Factsheet

Ten tips if you are separating

By Lisa Lahey / 04 October 2017

1. Protect assets

Preserve funds

  • If you have any loans with redraw facilities; funds in offset accounts or joint accounts in substantial credit, make sure that neither of you can draw or transfer funds without joint approval.
  • If your spouse takes the money, it might be spent by the time you get to a court and ask for it back. In this case, the prevention is a lot better than the cure.
  • Control your credit card exposure. If there’s a credit card in your joint names, or your spouse has a secondary card in your name, consider either cancelling access or restricting the limit to something that won’t hurt if it’s gone.

Review what’s in place. You may need
advice about:

  • Revoking powers of attorney
  • Changing Wills and superannuation fund nominations
  • Lodging caveats
  • Severing joint tenancies

Don’t sign any documents without consulting your lawyer.

2. It’s the pool at trial or division that is used by the judge or your solicitors

It’s a common misconception that the pool at separation is the pool divided between you and your spouse. However, you and your spouse are tied together financially until a deal is done.

There are complicating factors including:

  • Post separation contributions and acquisitions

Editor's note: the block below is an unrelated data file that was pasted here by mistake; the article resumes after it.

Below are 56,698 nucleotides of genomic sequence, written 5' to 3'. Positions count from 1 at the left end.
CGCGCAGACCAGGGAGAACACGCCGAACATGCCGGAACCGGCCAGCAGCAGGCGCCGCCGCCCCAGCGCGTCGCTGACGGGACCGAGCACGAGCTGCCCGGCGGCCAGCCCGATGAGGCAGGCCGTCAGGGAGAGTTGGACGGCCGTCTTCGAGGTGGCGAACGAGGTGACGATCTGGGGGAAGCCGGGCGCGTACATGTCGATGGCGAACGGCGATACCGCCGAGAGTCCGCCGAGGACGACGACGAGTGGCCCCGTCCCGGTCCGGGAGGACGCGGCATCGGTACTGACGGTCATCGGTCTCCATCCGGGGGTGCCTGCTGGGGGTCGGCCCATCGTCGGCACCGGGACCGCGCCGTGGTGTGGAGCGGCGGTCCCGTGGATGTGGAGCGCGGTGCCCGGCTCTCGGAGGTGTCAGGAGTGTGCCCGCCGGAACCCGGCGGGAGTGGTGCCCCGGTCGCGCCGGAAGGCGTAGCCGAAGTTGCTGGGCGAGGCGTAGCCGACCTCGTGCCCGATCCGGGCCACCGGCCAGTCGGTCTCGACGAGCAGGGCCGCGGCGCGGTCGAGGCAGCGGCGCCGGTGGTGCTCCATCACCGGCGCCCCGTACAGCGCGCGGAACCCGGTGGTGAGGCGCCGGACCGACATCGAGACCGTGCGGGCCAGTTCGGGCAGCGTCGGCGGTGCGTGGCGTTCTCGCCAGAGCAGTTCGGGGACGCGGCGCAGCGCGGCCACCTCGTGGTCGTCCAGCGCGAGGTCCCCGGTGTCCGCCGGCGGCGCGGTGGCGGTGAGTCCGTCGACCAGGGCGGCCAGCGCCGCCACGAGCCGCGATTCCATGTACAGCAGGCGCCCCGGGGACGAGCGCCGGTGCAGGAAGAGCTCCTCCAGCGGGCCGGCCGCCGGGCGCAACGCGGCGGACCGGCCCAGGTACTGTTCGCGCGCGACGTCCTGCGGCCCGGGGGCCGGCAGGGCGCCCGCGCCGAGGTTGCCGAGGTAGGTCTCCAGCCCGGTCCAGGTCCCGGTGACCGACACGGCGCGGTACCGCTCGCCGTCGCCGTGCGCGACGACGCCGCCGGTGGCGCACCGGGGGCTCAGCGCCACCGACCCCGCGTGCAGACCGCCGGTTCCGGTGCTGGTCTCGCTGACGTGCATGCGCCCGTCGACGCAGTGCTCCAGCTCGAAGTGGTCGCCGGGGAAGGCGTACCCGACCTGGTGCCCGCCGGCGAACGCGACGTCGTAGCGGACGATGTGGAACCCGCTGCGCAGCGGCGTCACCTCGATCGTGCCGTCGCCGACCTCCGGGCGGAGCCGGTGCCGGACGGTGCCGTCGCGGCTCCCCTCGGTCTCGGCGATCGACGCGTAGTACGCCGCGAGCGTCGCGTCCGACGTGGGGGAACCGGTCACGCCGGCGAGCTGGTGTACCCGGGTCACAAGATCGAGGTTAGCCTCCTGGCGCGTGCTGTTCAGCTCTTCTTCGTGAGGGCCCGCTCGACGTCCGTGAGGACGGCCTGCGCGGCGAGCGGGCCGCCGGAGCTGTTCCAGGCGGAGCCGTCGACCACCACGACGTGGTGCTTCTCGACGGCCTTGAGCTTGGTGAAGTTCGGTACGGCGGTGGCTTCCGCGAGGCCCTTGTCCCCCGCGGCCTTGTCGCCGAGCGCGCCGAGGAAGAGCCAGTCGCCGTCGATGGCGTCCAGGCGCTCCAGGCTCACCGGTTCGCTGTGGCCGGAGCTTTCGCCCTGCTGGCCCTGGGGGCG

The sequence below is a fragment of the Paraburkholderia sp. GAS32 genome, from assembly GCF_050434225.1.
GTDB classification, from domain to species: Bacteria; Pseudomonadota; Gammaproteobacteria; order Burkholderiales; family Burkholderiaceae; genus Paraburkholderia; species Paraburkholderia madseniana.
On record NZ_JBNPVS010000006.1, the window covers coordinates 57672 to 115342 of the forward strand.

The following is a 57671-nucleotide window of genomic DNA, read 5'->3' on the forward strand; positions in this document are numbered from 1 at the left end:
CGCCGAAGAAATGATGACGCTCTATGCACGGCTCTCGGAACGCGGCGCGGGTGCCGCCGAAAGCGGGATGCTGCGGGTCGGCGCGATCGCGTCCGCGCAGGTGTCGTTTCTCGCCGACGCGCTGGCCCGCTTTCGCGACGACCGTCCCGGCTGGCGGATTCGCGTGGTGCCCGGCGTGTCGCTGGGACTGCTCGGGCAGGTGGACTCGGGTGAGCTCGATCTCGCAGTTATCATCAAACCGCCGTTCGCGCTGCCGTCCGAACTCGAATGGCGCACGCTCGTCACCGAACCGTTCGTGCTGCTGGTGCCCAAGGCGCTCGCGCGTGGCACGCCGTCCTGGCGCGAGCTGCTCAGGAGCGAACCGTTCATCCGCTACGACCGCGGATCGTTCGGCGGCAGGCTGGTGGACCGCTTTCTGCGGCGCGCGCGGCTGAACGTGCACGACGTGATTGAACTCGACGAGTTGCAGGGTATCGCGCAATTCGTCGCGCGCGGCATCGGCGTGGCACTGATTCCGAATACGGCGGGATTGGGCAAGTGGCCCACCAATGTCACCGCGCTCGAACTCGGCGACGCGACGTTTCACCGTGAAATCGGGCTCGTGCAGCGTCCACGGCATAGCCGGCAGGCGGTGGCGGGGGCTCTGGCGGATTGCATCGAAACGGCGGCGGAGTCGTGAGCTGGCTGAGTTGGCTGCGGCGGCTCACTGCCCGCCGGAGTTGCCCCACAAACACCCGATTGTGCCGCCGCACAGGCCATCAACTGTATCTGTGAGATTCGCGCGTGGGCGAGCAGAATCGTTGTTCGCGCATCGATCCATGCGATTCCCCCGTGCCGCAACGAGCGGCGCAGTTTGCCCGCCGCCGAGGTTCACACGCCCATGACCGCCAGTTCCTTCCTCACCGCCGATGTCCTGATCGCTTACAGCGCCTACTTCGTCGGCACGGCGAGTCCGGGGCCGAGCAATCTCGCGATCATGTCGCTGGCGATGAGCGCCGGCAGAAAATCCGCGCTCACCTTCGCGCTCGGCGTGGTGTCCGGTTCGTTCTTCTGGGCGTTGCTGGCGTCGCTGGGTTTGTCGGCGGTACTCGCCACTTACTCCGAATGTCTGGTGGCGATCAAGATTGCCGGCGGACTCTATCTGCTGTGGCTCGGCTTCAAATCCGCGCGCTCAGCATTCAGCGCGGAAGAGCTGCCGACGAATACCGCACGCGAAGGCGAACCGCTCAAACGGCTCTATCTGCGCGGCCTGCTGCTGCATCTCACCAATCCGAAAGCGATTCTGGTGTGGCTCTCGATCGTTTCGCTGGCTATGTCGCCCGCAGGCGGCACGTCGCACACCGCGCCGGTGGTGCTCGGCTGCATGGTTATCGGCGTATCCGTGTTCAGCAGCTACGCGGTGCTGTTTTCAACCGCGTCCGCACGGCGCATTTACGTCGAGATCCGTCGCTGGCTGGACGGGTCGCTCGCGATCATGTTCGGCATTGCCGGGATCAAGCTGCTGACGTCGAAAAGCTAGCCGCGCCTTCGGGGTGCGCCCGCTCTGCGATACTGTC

• Post separation income
  • Add-backs: occasionally assets dissipated since separation are notionally added back into the pool to the disadvantage of the spouse who had the asset.

3. Who controls the entities?

You need to know who are the directors of companies, and who are the trustees and appointors of trusts. If only one of you is a director of a company, that director can terminate the other’s access to a company bank account.

The company’s constitution; the common law and the Corporations Act 2001 are the source of the director’s obligations. If one of you is the majority shareholder, under the Constitution you may be able to remove the other director and appoint yourself.

If two spouses have been running a business together, these plans about terminating access to a bank account, or removing directors, might lead to you spending a lot of money fighting about who controls the business before the property settlement. The court may force you to run it together pending a final settlement.

Assets held by Family Trusts are frequently included in the matrimonial pool and the courts have wide powers in this regard.

4. Superannuation

Superannuation is commonly included in the pool and can be split by court order or binding financial agreement. Self managed super fund breaches are serious.

  • If you are a member, then you will also be a trustee of the fund, or a director of the corporate trustee of the fund. You and  your spouse share the serious consequences of either of you inappropriately using the assets of that fund.
  • Consider whether you should act to protect the assets of the self managed super fund.

5. Company money is not your money

If it’s in a company bank account, it may not be as simple as just taking it out and spending it. You may be creating a tax problem; you may be breaching your director’s duties or you may be ordered to repay it.